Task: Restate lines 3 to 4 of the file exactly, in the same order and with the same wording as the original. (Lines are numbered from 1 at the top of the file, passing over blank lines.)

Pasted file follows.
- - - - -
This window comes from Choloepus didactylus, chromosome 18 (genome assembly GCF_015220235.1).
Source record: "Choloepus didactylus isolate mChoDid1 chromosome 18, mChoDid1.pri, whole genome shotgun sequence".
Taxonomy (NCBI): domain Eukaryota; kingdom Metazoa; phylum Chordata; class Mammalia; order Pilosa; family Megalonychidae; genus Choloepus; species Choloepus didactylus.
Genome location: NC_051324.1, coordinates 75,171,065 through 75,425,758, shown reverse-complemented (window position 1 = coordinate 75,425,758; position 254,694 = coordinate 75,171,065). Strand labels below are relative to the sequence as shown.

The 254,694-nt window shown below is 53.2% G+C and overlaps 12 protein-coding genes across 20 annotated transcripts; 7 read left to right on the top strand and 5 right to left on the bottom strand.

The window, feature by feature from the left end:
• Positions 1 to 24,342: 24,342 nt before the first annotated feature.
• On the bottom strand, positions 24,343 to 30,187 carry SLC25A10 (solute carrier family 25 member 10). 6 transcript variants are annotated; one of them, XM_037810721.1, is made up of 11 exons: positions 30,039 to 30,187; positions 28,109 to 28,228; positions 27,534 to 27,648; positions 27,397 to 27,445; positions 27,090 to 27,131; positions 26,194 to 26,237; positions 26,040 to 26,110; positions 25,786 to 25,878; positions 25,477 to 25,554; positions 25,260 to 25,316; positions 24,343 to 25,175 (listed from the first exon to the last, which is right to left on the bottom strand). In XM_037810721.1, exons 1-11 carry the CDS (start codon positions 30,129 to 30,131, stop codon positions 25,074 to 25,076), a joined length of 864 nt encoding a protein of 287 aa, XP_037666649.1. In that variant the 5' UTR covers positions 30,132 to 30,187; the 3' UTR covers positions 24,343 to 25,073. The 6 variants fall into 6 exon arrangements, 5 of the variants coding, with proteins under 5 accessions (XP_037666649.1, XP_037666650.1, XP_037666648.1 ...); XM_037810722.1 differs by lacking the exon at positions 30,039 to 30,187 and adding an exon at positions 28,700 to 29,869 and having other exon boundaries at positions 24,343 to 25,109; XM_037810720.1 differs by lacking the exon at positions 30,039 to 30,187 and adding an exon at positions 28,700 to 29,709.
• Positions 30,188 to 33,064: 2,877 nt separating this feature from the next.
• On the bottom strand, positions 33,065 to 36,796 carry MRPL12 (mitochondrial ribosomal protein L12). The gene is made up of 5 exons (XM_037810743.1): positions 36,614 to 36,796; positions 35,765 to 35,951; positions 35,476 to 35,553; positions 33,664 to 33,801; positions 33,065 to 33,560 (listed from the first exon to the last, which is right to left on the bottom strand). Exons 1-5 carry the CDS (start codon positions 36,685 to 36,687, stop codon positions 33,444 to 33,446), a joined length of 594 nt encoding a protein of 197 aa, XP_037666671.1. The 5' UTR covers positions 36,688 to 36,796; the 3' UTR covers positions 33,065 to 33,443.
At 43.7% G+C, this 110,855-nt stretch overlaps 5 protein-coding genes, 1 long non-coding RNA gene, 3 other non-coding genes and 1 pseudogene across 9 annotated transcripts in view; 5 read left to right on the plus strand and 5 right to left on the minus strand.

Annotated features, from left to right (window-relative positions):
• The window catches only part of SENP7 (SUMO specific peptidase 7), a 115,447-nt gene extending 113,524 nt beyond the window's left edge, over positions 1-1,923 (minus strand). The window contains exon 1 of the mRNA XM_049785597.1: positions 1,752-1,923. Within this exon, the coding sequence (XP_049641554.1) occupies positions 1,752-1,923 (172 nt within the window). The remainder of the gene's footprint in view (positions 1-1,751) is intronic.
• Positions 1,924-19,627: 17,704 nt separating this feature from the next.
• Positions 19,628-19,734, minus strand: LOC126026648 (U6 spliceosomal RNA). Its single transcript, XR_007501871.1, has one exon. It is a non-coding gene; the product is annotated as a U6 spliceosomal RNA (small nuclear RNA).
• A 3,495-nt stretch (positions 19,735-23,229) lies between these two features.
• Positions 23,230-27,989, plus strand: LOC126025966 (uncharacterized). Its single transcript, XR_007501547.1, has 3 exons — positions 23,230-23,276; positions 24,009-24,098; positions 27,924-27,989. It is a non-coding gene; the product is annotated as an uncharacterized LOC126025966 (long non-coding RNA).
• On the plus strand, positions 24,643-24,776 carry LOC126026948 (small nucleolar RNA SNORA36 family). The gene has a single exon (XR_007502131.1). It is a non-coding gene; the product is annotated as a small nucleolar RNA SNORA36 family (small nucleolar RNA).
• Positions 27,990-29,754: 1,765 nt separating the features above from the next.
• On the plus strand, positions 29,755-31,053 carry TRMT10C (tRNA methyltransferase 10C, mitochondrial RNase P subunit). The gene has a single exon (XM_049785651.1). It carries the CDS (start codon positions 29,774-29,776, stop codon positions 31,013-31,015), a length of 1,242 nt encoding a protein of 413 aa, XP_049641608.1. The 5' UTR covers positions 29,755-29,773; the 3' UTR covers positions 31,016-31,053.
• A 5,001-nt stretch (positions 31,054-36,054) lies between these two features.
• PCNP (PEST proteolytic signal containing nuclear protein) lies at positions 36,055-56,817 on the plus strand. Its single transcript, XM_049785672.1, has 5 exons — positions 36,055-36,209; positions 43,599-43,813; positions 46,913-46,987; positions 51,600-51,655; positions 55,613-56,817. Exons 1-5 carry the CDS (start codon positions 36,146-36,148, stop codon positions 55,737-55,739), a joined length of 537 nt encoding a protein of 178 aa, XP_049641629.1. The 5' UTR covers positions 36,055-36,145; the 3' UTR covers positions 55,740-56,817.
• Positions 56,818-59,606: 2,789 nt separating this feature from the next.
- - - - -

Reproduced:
Taxonomy (NCBI): domain Eukaryota; kingdom Metazoa; phylum Chordata; class Mammalia; order Pilosa; family Megalonychidae; genus Choloepus; species Choloepus didactylus.
Genome location: NC_051324.1, coordinates 75,171,065 through 75,425,758, shown reverse-complemented (window position 1 = coordinate 75,425,758; position 254,694 = coordinate 75,171,065). Strand labels below are relative to the sequence as shown.